Climbing Mt. Kilimanjaro Tips

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Mt. Kilimanjaro, Tanzania
By Courtney S. Ries

Along with a motley crew of BootsnAll members, I climbed the Machame route of Mt. Kilimanjaro, summiting on New Year’s Day, 2006. Climbing Kili was one of the most difficult things I’ve ever done, but along the trek, I picked up a few things that wanna-be mountaineers might find helpful.

When the guides say ‘7 hours’, they mean, it will take 7 hours: It’s hard to believe that it will take you 7 hours to go 7 miles, when you can run that in 60 minutes at home. However, with altitude, stopping for breaks, meals, etc. it’s amazing how slow you actually move.

Smaller the tent, the better: Sure, when you’re camping at home, you take the four man tent for two people. However, on Kili, if you’re two people, take the two man tent. The body warmth and extra degrees that you get from snuggling with all your gear will be worth it.

Tent placement is everything: Good tent placement can mean the difference between a solid night of sleep and 8 hours of misery. The flatter, the better, and if you’re at the bottom of a slope, make sure you have a small trench dug around your tent so you won’t float away in the middle of the night. Also, look for an area near some well-placed rocks or bushes. The bathrooms are scary, scary things.

Earplugs are a godsend: Even if no one snores in your group, the 40-year-old beer-swigging men in another camp don’t promise to be as quiet. Earplugs will also help you block out the sounds of people making breakfast, or cleaning up dinner. Get wax earplugs, as they work better and are more comfortable – just bring two pairs, as they get pretty grimy.

All soups taste the same: Well, maybe not all, but most. They’re vegetarian but tend to taste suspiciously like chicken stock…and not much else.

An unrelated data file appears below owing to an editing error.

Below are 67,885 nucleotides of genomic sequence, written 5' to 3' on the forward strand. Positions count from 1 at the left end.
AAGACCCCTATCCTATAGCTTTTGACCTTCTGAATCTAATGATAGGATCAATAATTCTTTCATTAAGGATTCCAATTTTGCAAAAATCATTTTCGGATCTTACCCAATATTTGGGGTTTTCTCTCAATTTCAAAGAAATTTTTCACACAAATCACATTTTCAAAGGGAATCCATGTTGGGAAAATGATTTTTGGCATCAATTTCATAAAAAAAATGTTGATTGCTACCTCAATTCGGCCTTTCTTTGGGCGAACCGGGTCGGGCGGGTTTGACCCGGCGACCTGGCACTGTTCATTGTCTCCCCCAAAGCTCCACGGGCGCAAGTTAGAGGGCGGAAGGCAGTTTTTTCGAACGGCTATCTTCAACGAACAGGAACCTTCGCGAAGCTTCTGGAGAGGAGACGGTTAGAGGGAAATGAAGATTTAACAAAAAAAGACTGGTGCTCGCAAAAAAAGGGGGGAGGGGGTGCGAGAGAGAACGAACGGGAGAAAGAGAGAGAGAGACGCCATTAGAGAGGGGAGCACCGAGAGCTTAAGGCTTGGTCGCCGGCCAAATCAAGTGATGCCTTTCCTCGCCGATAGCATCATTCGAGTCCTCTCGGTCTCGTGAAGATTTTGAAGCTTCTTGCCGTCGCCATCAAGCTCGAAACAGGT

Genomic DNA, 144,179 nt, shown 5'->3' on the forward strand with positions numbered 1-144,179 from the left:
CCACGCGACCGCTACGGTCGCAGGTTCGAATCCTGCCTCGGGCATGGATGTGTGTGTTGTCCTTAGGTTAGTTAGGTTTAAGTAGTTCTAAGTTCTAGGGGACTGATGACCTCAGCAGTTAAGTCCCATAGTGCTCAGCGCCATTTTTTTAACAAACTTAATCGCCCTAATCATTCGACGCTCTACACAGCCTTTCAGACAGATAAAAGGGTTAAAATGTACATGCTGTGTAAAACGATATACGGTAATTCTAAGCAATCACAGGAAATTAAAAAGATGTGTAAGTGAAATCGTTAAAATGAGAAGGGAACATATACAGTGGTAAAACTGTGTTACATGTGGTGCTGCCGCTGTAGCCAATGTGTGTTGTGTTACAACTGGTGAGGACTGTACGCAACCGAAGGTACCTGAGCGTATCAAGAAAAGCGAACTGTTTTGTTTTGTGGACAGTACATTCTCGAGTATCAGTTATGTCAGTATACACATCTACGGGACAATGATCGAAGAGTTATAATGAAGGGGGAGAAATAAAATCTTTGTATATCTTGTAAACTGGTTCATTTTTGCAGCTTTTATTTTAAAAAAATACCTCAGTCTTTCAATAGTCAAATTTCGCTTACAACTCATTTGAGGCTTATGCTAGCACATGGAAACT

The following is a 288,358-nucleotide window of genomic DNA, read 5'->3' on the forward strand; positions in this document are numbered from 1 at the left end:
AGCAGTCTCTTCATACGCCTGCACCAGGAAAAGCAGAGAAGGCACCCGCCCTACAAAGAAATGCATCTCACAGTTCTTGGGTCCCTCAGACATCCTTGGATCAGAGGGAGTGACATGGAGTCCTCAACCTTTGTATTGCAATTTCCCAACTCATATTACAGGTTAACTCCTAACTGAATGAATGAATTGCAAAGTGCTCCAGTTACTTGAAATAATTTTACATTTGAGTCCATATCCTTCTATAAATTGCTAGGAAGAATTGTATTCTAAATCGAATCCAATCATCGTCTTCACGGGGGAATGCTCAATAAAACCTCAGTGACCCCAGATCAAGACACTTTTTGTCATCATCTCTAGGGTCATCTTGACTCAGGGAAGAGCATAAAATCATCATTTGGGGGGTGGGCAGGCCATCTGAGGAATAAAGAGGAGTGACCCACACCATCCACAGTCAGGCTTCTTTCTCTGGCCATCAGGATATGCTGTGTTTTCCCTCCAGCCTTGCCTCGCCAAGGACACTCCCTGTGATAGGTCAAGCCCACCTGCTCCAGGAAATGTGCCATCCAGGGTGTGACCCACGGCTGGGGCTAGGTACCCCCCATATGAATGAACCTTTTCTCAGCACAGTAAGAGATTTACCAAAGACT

Rocks and bushes are your friends: Nature is a vast improvement over the bathrooms, which are only available in camp. After the first few days, modesty tends to decrease, which is good, since so do the size of the boulders.

Toilet paper takes too much effort: When you’re peeing behind a rock, at altitude, every 30 minutes, some things just aren’t worth it.

You can never have too many plastic bags: Bring lots of extras. They’re good for keeping clothes dry, or the gag-inducing shirts from the merely stinky ones. You’ll also want them for muddy sandals, wet clothes, or disgusting boots.

Let the porters pass you: They’re carrying your stuff, and going faster than you – why shouldn’t you let them go ahead? Or, to put it another way, if they don’t to camp first, they can’t set up your tents or prepare food. Step aside, slow poke.

Altitude can be blamed for all your ills: Headache, stomachache, gas, lack of hunger, etc. You name it, altitude is probably the culprit. Know the difference between mild altitude sickness and potentially deadly symptoms.

Love your wet-wipes: Although we got water for washing at almost every meal, wet-wipes were still great for getting off the grime, especially after the gritty descent from the summit.

Big groups move waaaay slower than smaller ones: The larger the group, the slower you are going to go. Waiting for meals, people to catch up on breaks, etc. can be frustrating. Smaller groups with similar athletic abilities are more harmonious.

Ask for help: Don’t be afraid to ask for something you’ve forgotten, especially medicines. Guides and other climbers tend to be very helpful.

Reaching the summit is difficult and not everyone is going to make it: Understand that most people that climb Kili don’t reach the top, and no matter how fit you are, you might be one of those people. Altitude, adjustments to foreign foods, how you sleep, etc. all affect your ability to reach the top. Don’t jeopardize your health to reach the top.

Guides are flirts: Guides lavish attention on their female guests.

Going downhill can suck even more than going up: Once you get to the top, it’s a scramble to get back down again, and into better air. It can be very rough on your knees and if you wear contacts, make sure to keep some solution handy – or your glasses – as you’ll kick up lots of dust and dirt.

Don’t rely on hand warmers: Apparently, hand warmers stop working at a certain temperatures. No joke. They started warming up again when we got to lower elevations and toastier temps. Gee, thanks.

Even insulated bottles freeze: The insulated CamelBaks worked for about 2 hours, and then promptly froze, as did nalgenes, plastic bottles, etc. Hard alcohol, however, did not. You will be desperate for water on your descent from the summit – make sure you have some wrapped up inside of your bag, and maybe mix in a little scotch to help keep it from freezing?

Everyone becomes human again after a good shower: No matter how miserable, dirty or gross you feel at the end of your climb, a shower makes everything better.





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